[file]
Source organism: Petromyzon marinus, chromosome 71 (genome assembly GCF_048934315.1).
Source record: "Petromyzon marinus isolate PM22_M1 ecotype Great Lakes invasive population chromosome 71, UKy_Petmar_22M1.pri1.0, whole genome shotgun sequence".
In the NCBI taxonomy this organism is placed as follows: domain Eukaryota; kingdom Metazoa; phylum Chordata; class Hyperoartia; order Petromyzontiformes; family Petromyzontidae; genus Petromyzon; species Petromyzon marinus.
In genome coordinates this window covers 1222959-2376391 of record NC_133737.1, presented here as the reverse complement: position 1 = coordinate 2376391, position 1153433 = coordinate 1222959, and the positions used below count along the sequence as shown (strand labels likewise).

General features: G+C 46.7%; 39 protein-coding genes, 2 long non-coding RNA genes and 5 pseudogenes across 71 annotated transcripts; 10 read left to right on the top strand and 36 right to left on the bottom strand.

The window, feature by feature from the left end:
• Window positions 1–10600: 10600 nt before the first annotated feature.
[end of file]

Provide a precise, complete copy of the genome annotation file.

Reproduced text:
Source organism: Petromyzon marinus, chromosome 71 (genome assembly GCF_048934315.1).
Source record: "Petromyzon marinus isolate PM22_M1 ecotype Great Lakes invasive population chromosome 71, UKy_Petmar_22M1.pri1.0, whole genome shotgun sequence".
In the NCBI taxonomy this organism is placed as follows: domain Eukaryota; kingdom Metazoa; phylum Chordata; class Hyperoartia; order Petromyzontiformes; family Petromyzontidae; genus Petromyzon; species Petromyzon marinus.
In genome coordinates this window covers 1222959-2376391 of record NC_133737.1, presented here as the reverse complement: position 1 = coordinate 2376391, position 1153433 = coordinate 1222959, and the positions used below count along the sequence as shown (strand labels likewise).

General features: G+C 46.7%; 39 protein-coding genes, 2 long non-coding RNA genes and 5 pseudogenes across 71 annotated transcripts; 10 read left to right on the top strand and 36 right to left on the bottom strand.

The window, feature by feature from the left end:
• Window positions 1–10600: 10600 nt before the first annotated feature.